FIG. 3 shows in detail the apparatus for automatic replenishment of the system with fresh adsorbent. This operates as follows: The adsorbent is conveyed by means of water through the line 19 to the top of the system; at the end of this line the course of the material is turned downward and towards the sieve 20. The sieve separates the adsorbent from the conveyor water; the sieve in this case is a stationary, conical slotted sieve. The conveyor water flows through the conduit 22 into the cyclone separator 23. The regenerated adsorbent reaches the shaft 1 through the line 21. The container 30 serves for automatic replenishment with fresh adsorbent; this occurs as a result of lowering of the material height to the level 35 from the level 34 as a result of which material flows automatically from the container 33 onto the sieve and through the line 21 into the shaft 1, until the level at the line 35 rises to the level of line 34.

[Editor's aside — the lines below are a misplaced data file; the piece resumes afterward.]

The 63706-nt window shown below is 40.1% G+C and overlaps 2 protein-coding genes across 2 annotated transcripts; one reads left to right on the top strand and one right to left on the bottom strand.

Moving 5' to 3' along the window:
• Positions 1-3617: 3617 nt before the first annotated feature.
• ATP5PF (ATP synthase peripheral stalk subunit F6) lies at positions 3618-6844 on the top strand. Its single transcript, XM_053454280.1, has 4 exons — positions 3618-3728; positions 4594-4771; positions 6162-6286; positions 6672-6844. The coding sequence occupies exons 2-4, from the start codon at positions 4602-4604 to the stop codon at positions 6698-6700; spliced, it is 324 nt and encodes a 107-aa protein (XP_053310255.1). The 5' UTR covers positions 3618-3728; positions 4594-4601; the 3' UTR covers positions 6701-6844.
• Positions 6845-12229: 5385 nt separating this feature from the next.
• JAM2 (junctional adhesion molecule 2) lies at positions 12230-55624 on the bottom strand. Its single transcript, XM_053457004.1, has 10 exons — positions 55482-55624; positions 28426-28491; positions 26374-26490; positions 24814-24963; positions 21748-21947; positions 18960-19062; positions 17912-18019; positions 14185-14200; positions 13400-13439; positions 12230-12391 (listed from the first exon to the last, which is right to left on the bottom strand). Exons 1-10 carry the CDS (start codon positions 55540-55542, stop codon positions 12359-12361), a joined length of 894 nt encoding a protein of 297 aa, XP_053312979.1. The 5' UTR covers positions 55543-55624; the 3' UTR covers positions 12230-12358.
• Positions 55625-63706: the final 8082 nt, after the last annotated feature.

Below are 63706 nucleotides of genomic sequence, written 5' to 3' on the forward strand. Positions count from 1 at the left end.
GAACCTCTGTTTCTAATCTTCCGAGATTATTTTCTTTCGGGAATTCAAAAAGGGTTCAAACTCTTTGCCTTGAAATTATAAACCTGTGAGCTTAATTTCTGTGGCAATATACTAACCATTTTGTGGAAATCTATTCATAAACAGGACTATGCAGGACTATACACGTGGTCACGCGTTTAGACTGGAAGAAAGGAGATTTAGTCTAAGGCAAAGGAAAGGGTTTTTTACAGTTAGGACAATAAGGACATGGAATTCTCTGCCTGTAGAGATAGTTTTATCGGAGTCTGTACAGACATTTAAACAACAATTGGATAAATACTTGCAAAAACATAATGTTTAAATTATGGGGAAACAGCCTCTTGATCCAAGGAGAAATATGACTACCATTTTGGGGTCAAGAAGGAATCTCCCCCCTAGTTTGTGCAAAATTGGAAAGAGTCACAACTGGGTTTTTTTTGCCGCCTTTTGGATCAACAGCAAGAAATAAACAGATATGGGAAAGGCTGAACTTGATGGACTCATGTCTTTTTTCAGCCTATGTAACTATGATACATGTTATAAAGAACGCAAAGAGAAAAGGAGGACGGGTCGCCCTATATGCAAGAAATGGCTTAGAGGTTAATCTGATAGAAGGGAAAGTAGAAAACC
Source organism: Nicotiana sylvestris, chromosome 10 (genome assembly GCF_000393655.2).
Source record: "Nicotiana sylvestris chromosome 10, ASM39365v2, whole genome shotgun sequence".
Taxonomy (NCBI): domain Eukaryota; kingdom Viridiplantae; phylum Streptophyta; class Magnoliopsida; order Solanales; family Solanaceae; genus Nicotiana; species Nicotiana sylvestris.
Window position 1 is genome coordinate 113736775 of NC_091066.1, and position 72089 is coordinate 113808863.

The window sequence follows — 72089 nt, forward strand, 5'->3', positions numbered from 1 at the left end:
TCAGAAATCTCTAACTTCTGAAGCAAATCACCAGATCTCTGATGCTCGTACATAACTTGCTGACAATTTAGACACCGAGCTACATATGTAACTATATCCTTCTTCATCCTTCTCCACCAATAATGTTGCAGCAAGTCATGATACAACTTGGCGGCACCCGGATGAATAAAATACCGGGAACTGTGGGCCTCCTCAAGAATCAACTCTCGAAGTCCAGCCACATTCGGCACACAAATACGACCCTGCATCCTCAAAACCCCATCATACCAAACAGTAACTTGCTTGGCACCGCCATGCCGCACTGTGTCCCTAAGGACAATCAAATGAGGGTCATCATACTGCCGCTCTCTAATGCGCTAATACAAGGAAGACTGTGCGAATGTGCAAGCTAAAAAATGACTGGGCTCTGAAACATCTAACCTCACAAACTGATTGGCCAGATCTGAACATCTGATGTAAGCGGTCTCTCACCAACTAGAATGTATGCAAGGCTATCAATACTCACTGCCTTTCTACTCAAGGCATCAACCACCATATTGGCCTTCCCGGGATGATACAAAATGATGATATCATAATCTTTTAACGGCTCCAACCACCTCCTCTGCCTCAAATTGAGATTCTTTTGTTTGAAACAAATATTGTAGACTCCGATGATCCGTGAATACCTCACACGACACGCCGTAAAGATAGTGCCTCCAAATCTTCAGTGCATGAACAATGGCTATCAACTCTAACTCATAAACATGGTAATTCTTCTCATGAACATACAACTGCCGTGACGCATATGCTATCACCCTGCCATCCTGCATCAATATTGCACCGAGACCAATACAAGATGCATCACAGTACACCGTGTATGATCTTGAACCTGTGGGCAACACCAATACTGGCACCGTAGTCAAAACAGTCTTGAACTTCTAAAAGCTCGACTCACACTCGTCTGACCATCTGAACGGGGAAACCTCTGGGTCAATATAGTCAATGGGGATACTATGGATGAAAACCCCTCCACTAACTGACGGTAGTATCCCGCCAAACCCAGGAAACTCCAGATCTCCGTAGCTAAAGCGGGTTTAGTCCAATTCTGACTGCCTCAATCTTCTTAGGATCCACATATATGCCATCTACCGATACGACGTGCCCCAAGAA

FIG. 4 shows schematically the adsorber with the inserts 8 which are adjusted in accordance with the invention to control the distribution of the gas passing through the adsorber. In a specific example, the encasement 5 is 300 millimeters deep and has five rectangular horizontal plates separated from each other by 500 mm. The gaps between the plate edges and the perforated wall are adjustable. A suitable arrangement would be to have the gaps, coming from the top down, be 20 millimeters for the first plate, 40 mm for the second, 60 mm for the third, 80 mm for the fourth, and 100 mm for the fifth. FIG. 4a shows the gas flow rate through the adsorber as a function of height, where the gas flow rate is expressed as the dwell time within the adsorber. In an adsorber without inserts, the dwell time of the gas is constant over the height of the adsorber and could be, for instance 4 seconds as shown by line I. As a result of the inserts 8, the dwell time of the gas at the head of the adsorber is shorter than at the foot, as is shown in line II. In other words, the quantity of gas put through the top of the adsorber per unit of time is greater than that put through the lower portion of the adsorber. By proper choice of the form of the inserts 8 (for instance the inserts could be in the form of perforated plates, or plates with adjustable iris diaphragms) and by means of the distribution of the inserts 8 in the encasement 5, the dwell time of the gas as a function of height within the shaft 1, can be varied in other ways.